Friday, July 11, 2014

Maimonides - The Guide for the Perplexed Book One

Guide for the Perplexed manuscript from Yemen, dated 13-14th century

The text contains selected quotes from the wikipedia article as a short introduction to some of the subjects discussed in Maimonides' masterpiece that I personally find highly relevant also in modern times. Read the entire article and follow the links given there for further study.

Maimonide's book is available online in Word Digital Library.

The Guide for the Perplexed
The Guide for the Perplexed (Hebrew: מורה נבוכים, Moreh Nevukhim; Arabic: دلالة الحائرين, dalālatul ḥā’irīn, דלאל̈ה אלחאירין) is one of the major works of Rabbi Moshe ben Maimon, better known as Maimonides or the Rambam. It was written in the 12th century in the form of a three-volume letter to his student, Rabbi Joseph ben Judah of Ceuta, the son of Rabbi Judah, and is the main source of the Rambam's philosophical views, as opposed to his opinions on Jewish law.

Since many of the philosophical concepts, such as his view of theodicy and the relationship between philosophy and religion, are relevant beyond strictly Jewish theology, it has been the work most commonly associated with Maimonides in the non-Jewish world and it is known to have influenced several major non-Jewish philosophers. Following its publication, "almost every philosophic work for the remainder of the Middle Ages cited, commented on, or criticized Maimonides' views." Within Judaism, the Guide became widely popular, with many Jewish communities requesting copies of the manuscript, but also quite controversial, with some communities limiting its study or banning it altogether.

Incorporeal God
The book begins with Maimonides' thesis against anthropomorphism. In the Bible, one can find many expressions that refer to God in human terms, for instance the "hand of God." Maimonides was strongly against what he believed to be a heresy present in unlearned Jews who then assume God to be corporeal (or even possessing positive characteristics).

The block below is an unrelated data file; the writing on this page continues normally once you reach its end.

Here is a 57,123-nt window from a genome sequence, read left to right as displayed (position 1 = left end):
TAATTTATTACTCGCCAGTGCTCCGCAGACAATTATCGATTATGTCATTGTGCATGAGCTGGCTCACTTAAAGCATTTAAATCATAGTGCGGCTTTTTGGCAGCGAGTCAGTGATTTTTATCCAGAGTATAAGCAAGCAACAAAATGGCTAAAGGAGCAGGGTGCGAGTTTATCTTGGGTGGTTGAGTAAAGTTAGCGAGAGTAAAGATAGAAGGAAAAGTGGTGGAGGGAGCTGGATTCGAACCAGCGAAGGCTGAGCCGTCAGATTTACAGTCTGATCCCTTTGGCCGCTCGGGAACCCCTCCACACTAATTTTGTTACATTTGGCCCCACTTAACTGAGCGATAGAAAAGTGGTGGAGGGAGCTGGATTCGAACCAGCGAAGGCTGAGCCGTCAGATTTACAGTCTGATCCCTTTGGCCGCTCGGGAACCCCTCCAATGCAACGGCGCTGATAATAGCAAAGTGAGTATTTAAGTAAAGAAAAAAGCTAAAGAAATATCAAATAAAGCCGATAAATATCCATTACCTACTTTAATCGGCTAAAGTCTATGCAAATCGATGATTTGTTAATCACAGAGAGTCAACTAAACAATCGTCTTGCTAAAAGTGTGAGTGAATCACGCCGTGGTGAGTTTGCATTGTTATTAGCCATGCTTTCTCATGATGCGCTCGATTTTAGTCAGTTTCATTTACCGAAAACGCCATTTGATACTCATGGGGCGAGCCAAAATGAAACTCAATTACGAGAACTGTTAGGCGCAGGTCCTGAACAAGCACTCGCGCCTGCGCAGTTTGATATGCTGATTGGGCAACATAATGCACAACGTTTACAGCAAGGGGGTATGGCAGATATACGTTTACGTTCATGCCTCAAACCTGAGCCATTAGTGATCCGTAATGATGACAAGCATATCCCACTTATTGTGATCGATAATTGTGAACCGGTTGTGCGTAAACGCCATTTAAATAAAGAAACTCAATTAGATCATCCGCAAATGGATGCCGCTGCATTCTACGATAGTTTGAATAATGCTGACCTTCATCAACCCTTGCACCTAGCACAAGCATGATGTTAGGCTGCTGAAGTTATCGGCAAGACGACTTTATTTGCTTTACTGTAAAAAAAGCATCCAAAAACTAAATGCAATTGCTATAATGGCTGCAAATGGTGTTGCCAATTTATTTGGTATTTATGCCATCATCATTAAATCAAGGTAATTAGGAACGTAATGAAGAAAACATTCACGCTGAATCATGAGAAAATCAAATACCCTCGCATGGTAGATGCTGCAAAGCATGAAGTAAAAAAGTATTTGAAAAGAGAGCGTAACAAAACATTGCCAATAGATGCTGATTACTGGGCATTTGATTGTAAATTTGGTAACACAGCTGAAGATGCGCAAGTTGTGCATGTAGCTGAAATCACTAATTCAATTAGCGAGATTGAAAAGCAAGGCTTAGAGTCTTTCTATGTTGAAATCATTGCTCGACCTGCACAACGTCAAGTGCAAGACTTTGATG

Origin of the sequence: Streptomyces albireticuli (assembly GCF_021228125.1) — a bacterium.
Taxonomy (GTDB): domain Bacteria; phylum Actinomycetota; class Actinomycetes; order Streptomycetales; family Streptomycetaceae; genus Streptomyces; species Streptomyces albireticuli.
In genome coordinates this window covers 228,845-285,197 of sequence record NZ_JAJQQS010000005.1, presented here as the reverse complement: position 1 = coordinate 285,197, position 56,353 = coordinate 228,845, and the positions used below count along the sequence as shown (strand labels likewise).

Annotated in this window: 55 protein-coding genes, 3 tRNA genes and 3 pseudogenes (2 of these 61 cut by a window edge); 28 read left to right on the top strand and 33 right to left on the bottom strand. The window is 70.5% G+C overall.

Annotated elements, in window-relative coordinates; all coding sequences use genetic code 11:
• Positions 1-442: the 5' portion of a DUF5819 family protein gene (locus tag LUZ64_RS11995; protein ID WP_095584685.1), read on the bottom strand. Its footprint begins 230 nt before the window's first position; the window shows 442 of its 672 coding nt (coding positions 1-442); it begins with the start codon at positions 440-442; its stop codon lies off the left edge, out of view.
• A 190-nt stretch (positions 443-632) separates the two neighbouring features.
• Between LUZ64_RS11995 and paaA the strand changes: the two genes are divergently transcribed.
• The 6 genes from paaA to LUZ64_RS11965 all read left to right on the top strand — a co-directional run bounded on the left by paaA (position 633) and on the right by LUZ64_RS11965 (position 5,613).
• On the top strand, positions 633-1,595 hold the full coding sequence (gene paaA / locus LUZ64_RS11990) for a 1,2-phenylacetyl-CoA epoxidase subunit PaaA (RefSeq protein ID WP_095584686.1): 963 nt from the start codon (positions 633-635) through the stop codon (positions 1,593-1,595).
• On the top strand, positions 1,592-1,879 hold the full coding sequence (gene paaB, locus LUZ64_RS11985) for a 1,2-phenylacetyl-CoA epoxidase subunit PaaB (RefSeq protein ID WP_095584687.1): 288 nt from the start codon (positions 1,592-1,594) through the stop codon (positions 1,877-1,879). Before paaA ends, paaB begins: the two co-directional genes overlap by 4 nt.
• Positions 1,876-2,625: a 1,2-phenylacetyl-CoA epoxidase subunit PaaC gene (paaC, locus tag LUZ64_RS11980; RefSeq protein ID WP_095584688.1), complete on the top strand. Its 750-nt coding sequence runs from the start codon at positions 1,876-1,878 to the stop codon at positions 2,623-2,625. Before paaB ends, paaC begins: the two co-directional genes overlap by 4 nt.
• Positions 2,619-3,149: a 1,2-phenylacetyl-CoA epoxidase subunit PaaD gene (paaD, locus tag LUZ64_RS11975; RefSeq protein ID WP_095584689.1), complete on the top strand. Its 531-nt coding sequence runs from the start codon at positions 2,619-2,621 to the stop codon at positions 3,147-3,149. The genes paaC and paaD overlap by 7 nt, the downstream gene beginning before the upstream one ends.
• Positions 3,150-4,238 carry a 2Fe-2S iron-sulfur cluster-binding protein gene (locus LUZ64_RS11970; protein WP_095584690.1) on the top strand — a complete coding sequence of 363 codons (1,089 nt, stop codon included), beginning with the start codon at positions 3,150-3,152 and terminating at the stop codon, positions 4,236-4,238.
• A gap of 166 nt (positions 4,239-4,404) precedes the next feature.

To explain his belief that this is not the case, Maimonides devoted more than 20 chapters in the beginning (and middle) of the first book to analysing Hebrew terms. Each chapter was about a term used to refer to God (such as "mighty") and, in each case, Maimonides presented a case that the word is a homonym, whereby its usage when referring to a physical entity is completely different from when referring to God. This was done by close textual analysis of the word in the Tanach in order to present what Maimonides saw as the proof that according to the Tanach, God is completely incorporeal.
This leads to Maimonides' notion that God cannot be described in any positive terms, but rather only in negative conceptions.
"As to His essence, the only way to describe it is negatively. For instance, He is not physical, nor bound by time, nor subject to change, etc. These assertions do not involve any incorrect notions or assume any deficiency, while if positive essential attributes are admitted it may be assumed that other things coexisted with Him from eternity."
Encyclopaedia Judaica

Unrestrained anthropomorphism and perception of positive attributes is seen as a transgression as serious as idolatry, because both are fundamental errors in the metaphysics of God's role in the universe, and that is the most important aspect of the world.
The first book ends with Maimonides' protracted exposition and criticism of a number of principles and methods identified with the schools of Jewish Kalam and Islamic Kalam, including the argument for creation ex nihilo and the unity and incorporeality of God. While he accepts the conclusions of the Kalam school (because of their consistency with Judaism), he disagrees with their methods and points out many perceived flaws in their arguments.
It is highly significant how Rambam is deeply immersed both in Jewish and Islamic theology. The Guide to the Perplexed gives deep insights into fundamental issues in the Theology of these two religions based on the Scriptures and, as the article says, has influenced Medieval European scholars leaving lasting impact into Christian Theology, as well.
The Guide had great influence in Christian thought, both Thomas Aquinas and Duns Scotus making extensive use of it: the negative theology contained in it also influenced mystics such as Meister Eckhart. It was also read and commented on in Islamic circles, and remains in print in Arab countries.

No comments:

Post a Comment